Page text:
Review: WHO'S AFRAID OF VIRGINIA WOOLF? Will Blow Your House Down

By: Jan. 17, 2017
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Who's Afraid of Virginia Woolf?

Written by Edward Albee, Directed by Scott Edmiston; Scenic Design, Janie E. Howland; Costume Design, Charles Schoonmaker; Lighting Design, Karen Perlow; Sound Design, Dewey Dellay; Assistant Director, Justin J. Sacramone; Production Stage Manager, Diane McLean; Assistant Stage Manager, Geena Forristall

CAST: Steven Barkhimer, Paula Plum, Erica Spyres, Dan Whelton

Performances through February 12 at Lyric Stage Company, 140 Clarendon Street, Boston, MA; Box Office 617-585-5678 or www.lyricstage.com

In the mood for a little light entertainment? Try the Golden Globe-winning, song-and-dance pic La La Land at your nearby multiplex. However, if you crave something more substantial in this frigid winter of our discontent, you will find nothing better than Edward Albee's 1962 barn-burner, Who's Afraid of Virginia Woolf? at the Lyric Stage Company of Boston. It won't warm your heart, but the production gives off intense heat and is likely to make you sweat while you watch the emotional conflagration that rages and consumes everyone in its path. Director Scott Edmiston adheres to the playwright's strict blueprint, but takes full advantage of the singular qualities his quartet of actors bring to their interpretations.

Who's Afraid of Virginia Woolf? consists of three acts and runs about three hours, including the respite provided by two intermissions. The cast gets a workout, physical as well as mental, and needs the time out, but the breathers are also welcomed by the audience. Virginia Woolf is the closest thing to a heavyweight boxing match you'll see on the stage, only punches are replaced by rapid combinations of words that pummel and wound when they land. George and Martha are a bitter, middle-aged couple whose disappointing marriage is fueled by vitriol and psychological games, but they are skilled at dodging and parrying each other's verbal blows. When they invite newcomers Nick and Honey into their lair, the younger pair is unprepared for what they will experience in their ringside seats.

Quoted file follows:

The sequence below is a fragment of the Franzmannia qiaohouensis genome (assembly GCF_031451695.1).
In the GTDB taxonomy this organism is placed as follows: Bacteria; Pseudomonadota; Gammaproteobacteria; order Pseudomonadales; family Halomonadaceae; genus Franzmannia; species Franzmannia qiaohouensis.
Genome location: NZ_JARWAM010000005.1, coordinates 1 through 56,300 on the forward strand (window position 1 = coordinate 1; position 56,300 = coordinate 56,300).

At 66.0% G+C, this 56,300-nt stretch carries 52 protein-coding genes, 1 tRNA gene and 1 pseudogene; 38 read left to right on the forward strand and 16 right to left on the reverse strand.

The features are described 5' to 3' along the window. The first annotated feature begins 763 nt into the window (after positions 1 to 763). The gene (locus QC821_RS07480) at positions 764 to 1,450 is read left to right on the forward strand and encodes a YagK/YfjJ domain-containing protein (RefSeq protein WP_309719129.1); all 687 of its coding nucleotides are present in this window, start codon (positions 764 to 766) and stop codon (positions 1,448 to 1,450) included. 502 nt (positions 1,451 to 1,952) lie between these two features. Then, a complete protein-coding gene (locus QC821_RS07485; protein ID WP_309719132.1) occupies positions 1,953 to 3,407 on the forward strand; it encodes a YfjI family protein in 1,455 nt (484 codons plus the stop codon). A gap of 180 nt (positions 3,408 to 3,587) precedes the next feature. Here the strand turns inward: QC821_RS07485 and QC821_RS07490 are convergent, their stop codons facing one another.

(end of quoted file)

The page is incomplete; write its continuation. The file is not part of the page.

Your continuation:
Steven Barkhimer (George) and Paula Plum (Martha) are conducting a master class in roles that most people associate with Richard Burton and Elizabeth Taylor, who starred in the 1966 black-and-white film version of Albee's play. Burton and Taylor were huge stars at the time, as well as married to each other, and their on-screen fury piqued the viewers' imagination as to its parallels with their real-life relationship. However, there is no imitation to be seen in Barkhimer's or Plum's performance. They make these characters their own, individually and in tandem, making them feel lived-in, yet fresh.

Barkhimer hits the mark on every step of George's arduous journey, finding all of the nuances in his character's behavior. He is weary and wary in his arguments with his wife, alternately avoiding or engaging in the war of words. At times, he appears emasculated and defenseless, but suddenly reverses course to win the upper hand. Plum is a monster (as in fierce, huge) in an exhausting, exhaustive tour de force character study. It's a wonder that she remains standing by the end, but she never flags. Her presence is so intense that you feel her aura even when she is offstage, as if she leaves behind a shimmering hologram to hold her place. The Barkhimer-Plum coupling is inspired, matching each other's anger, guile, wit, craziness, and tenderness in a seamlessly choreographed duel to the finish.